After years of fighting to win the right to open a Utah dealership last year, Tesla switches to online sales

(Steve Griffin | Tribune file photo) This file photo showed the new Tesla service center and car charging station at 2312 south State Street as it was nearing completion in Salt Lake City, Tuesday, March 3, 2015.

Tesla fought for years in courts and the Utah Legislature to finally win the legal right to open a manufacturer-owned dealership in the state last year. Now the company no longer needs it, and is moving exclusively to online sales globally.

The company announced the change in a blog on Thursday.

Tesla had no comment about how many sales jobs that may affect at its South Salt Lake City showroom. But spokeswoman Gina Antonini said "this will be a several-month transition.”

She noted that Tesla will “keep a number of stores and transition them to galleries or information centers so people can still learn about our products and see them firsthand.” But she did not say whether the South Salt Lake dealership will be among them.

Also, she noted that the company “will be increasing our investment in the Tesla service system” but did not say how that will affect the service center at its Utah dealership.

The company blog said that “shifting all sales online, combined with other ongoing cost efficiencies, will enable us to lower all vehicle prices by about 6 percent on average.”

That includes now offering the Tesla Model 3 for $35,000. That electric car has a top speed of 130 mph and has a range of 220 miles.

(David Zalubowski, AP file photo) In this July 6, 2018, file photo, prospective customers confer with sales associates as a Model 3 sits on display in a Tesla showroom in the Cherry Creek Mall in Denver. Tesla is suffering one of its worst sell-offs of the year after announcing it would begin closing all of its stores in favor of selling its electric cars exclusively online. The goal is to allow Tesla to lower the price of its Model 3, the vehicle that CEO Elon Musk envisions as the company’s first mass-market vehicle.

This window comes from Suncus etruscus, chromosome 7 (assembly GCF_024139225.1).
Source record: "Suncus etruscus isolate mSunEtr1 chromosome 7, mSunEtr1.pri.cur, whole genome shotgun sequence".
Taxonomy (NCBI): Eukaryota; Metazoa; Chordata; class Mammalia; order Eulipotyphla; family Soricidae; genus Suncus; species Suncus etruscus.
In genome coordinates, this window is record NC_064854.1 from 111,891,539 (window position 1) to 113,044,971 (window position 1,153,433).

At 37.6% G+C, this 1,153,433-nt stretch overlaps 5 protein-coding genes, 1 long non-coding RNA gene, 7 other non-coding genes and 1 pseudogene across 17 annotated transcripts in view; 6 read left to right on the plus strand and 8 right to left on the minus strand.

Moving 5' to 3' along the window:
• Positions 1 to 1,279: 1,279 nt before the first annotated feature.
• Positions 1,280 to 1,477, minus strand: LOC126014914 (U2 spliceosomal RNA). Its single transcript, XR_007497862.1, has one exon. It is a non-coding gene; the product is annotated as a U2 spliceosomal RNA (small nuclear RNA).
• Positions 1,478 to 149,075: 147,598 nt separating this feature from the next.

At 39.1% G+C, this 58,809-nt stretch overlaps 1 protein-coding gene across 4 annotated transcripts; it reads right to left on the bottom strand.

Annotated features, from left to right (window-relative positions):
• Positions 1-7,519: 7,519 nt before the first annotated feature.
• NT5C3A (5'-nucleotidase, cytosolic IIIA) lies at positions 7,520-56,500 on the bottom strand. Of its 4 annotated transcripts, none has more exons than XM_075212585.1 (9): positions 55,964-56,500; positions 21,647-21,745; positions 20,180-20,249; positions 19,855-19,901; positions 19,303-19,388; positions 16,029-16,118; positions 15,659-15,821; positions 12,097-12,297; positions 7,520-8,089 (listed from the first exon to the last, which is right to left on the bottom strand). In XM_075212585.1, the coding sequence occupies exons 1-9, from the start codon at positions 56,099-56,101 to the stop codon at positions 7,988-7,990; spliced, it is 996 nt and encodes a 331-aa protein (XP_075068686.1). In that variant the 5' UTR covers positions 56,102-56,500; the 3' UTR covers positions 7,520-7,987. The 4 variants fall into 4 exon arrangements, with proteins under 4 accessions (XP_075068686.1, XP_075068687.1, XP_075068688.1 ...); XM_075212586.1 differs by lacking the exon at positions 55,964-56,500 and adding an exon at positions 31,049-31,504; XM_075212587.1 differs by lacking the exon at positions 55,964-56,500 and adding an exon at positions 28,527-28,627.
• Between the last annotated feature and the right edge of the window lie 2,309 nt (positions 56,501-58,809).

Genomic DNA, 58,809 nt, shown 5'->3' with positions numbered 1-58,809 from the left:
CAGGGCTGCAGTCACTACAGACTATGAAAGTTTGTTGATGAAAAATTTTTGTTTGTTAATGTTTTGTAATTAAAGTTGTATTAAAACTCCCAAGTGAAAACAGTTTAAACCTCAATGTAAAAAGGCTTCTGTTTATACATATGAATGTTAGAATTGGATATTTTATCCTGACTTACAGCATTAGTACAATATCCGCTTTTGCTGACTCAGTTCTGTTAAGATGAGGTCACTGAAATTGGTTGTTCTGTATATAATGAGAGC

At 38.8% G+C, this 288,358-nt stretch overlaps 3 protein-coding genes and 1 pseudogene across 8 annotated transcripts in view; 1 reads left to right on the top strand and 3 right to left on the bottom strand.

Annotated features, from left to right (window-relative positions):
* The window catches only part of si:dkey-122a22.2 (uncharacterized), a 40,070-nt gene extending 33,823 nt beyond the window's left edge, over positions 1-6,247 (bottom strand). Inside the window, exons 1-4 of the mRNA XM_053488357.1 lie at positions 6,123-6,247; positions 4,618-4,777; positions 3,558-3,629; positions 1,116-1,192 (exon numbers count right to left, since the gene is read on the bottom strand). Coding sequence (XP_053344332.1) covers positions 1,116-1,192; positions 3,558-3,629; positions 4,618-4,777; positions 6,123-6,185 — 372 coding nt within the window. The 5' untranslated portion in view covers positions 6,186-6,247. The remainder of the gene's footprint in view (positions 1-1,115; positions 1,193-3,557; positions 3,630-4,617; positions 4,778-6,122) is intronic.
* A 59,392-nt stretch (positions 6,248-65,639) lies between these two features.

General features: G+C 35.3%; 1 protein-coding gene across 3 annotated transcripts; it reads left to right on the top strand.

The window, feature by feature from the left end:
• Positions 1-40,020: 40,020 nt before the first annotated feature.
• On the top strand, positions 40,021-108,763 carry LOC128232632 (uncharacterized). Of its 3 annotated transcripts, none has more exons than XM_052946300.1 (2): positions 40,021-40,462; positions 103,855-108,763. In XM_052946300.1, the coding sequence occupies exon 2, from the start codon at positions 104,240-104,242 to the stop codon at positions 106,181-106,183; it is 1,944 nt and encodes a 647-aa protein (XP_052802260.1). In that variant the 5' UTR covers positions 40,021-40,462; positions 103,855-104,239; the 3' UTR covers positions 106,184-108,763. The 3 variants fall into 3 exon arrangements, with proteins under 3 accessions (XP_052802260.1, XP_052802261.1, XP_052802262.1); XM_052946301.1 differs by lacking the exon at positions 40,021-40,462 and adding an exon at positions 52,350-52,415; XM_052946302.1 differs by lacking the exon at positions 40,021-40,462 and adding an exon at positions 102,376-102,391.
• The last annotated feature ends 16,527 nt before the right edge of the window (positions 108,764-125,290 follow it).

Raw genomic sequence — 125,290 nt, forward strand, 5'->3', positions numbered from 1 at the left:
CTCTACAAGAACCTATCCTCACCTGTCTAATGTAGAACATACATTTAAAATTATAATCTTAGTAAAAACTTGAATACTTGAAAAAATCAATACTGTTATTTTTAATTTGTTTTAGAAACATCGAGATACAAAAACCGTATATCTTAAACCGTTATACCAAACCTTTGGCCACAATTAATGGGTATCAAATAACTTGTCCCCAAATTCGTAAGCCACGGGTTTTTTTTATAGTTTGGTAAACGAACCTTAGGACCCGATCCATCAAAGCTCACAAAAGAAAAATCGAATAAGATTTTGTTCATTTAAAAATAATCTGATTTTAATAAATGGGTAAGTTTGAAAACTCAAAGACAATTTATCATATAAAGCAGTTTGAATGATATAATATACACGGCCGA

“Over the next few months, we will be winding down many of our stores, with a small number of stores in high-traffic locations remaining as galleries, showcases and Tesla information centers,” the company said. It adds that anyone in any state can quickly buy a Tesla online.

“At the same time, we will be increasing our investment in the Tesla service system, with the goal of same-day, if not same-hour service, and with most service done by us coming to you, rather than you coming to us,” the company said. “We guarantee service availability anywhere in any country in which we operate.”

After years of battles, the Legislature last year finally passed a bill to allow Tesla to operate a dealership. Utah’s Motor Vehicle Franchise Act had banned manufacturers to have direct ownership interests in any new car dealerships.

Tesla opened its first Utah dealership in 2015 but had to quickly downgrade its store to a service center after the Utah Attorney General’s Office ruled that the dealership violated the law.

The company attempted to work around the law and sell vehicles through a subsidiary known as Tesla UT, but it also was found to be in violation. The company appealed its case to the Utah Supreme Court, but lost.

Bills in the Legislature sought to give Tesla and other potential manufacturer-direct operations permission for dealerships, and one finally passed last year.

Its sponsor, Rep. Kim Coleman, R-West Jordan, argued it was a free-market move that would create more jobs — many of which now may disappear.